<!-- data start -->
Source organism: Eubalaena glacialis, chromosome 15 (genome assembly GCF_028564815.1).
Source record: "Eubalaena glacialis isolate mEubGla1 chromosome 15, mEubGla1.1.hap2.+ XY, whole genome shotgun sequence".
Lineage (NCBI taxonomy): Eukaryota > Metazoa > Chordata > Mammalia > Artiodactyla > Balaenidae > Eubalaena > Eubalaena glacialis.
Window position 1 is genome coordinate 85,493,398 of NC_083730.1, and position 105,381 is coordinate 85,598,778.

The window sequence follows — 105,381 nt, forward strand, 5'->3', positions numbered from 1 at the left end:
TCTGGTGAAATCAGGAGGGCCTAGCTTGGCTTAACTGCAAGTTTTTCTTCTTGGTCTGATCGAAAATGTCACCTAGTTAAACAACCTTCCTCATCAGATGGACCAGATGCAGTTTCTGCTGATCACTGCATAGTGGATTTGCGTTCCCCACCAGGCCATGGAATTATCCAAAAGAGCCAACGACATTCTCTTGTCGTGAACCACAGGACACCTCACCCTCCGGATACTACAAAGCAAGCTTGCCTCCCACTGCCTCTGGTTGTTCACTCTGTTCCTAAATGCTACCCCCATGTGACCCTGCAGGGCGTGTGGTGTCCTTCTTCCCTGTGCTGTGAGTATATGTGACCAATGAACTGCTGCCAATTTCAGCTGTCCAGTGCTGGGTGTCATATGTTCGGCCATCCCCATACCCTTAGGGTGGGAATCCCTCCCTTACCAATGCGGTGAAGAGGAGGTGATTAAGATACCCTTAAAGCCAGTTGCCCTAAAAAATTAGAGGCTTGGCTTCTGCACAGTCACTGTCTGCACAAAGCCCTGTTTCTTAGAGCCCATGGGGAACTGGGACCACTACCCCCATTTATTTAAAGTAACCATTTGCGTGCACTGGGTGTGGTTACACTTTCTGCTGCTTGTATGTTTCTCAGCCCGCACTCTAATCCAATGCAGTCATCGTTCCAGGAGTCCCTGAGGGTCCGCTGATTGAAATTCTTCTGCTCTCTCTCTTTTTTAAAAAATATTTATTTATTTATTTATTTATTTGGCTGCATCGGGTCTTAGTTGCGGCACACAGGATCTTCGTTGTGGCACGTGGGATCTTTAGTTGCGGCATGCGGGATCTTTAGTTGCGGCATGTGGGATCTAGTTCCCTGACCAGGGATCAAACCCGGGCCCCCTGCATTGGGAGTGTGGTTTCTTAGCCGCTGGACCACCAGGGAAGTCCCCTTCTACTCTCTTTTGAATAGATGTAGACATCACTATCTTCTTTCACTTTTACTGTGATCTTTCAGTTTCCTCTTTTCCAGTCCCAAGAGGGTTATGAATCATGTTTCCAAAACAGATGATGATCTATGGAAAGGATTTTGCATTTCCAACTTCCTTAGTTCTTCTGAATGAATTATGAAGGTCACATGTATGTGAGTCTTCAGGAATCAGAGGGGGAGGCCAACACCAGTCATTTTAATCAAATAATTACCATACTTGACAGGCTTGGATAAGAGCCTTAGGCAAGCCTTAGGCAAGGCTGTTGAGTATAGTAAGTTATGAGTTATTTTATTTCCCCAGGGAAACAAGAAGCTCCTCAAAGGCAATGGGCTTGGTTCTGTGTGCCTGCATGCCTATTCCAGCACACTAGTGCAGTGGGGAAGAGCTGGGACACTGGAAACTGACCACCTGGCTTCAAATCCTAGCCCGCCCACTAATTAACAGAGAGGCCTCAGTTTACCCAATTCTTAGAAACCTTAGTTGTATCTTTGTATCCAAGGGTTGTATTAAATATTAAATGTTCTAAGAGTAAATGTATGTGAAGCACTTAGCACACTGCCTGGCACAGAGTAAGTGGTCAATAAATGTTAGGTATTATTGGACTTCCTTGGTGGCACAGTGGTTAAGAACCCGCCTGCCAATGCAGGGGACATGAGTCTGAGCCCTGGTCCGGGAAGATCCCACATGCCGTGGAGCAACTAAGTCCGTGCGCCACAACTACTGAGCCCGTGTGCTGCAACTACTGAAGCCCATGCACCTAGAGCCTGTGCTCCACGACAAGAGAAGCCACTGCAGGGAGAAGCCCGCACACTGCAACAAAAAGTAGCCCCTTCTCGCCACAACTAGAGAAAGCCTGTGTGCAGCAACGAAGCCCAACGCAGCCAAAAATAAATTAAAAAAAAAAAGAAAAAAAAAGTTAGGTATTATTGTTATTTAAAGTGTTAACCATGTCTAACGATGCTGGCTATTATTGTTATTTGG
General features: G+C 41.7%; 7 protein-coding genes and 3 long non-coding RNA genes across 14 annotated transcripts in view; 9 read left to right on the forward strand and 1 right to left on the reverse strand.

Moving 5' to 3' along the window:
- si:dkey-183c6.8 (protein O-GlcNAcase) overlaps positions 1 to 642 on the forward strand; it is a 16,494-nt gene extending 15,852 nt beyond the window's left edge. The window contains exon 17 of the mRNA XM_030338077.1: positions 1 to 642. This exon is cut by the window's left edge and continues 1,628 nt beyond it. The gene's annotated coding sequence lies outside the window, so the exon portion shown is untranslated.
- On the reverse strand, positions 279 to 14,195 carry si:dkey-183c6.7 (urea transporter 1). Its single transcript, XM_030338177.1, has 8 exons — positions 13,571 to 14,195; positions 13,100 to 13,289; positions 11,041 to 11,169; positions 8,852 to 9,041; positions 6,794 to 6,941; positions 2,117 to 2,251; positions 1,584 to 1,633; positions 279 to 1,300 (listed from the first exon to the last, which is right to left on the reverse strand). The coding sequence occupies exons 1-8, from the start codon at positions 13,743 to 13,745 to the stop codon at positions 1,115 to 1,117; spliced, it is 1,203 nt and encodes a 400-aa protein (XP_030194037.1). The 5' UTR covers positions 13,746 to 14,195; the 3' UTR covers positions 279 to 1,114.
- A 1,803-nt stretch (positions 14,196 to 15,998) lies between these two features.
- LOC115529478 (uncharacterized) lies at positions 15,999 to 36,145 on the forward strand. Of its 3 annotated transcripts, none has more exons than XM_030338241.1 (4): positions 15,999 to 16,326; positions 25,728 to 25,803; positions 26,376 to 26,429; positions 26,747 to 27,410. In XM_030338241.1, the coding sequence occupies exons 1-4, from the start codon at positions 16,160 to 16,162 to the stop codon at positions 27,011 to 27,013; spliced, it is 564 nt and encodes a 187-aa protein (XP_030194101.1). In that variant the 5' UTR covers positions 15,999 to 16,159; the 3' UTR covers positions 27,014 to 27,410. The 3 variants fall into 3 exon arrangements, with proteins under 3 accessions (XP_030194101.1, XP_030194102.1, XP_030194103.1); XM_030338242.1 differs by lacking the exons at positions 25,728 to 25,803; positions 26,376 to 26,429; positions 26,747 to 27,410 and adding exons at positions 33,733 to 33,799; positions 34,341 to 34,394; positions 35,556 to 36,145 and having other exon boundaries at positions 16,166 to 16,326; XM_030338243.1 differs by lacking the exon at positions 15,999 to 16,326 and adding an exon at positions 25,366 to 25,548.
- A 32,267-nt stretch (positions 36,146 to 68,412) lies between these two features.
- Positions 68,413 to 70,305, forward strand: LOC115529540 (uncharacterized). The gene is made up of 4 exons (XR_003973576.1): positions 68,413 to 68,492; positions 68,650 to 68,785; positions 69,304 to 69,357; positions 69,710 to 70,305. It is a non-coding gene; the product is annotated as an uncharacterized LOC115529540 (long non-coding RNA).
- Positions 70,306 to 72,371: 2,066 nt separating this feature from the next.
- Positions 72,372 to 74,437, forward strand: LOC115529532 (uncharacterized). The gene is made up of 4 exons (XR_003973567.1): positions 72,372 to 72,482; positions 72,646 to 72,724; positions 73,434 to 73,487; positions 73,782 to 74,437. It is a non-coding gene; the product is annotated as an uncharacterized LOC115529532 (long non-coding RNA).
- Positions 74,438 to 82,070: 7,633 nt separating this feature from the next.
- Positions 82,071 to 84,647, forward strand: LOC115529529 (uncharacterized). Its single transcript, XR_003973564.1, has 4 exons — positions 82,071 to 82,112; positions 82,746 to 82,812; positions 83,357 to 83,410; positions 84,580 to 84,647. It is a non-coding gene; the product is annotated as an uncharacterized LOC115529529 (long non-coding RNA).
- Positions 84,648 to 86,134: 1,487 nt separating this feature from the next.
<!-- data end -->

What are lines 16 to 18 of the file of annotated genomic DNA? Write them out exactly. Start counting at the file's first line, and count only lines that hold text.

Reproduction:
- Positions 72,372 to 74,437, forward strand: LOC115529532 (uncharacterized). The gene is made up of 4 exons (XR_003973567.1): positions 72,372 to 72,482; positions 72,646 to 72,724; positions 73,434 to 73,487; positions 73,782 to 74,437. It is a non-coding gene; the product is annotated as an uncharacterized LOC115529532 (long non-coding RNA).
- Positions 74,438 to 82,070: 7,633 nt separating this feature from the next.
- Positions 82,071 to 84,647, forward strand: LOC115529529 (uncharacterized). Its single transcript, XR_003973564.1, has 4 exons — positions 82,071 to 82,112; positions 82,746 to 82,812; positions 83,357 to 83,410; positions 84,580 to 84,647. It is a non-coding gene; the product is annotated as an uncharacterized LOC115529529 (long non-coding RNA).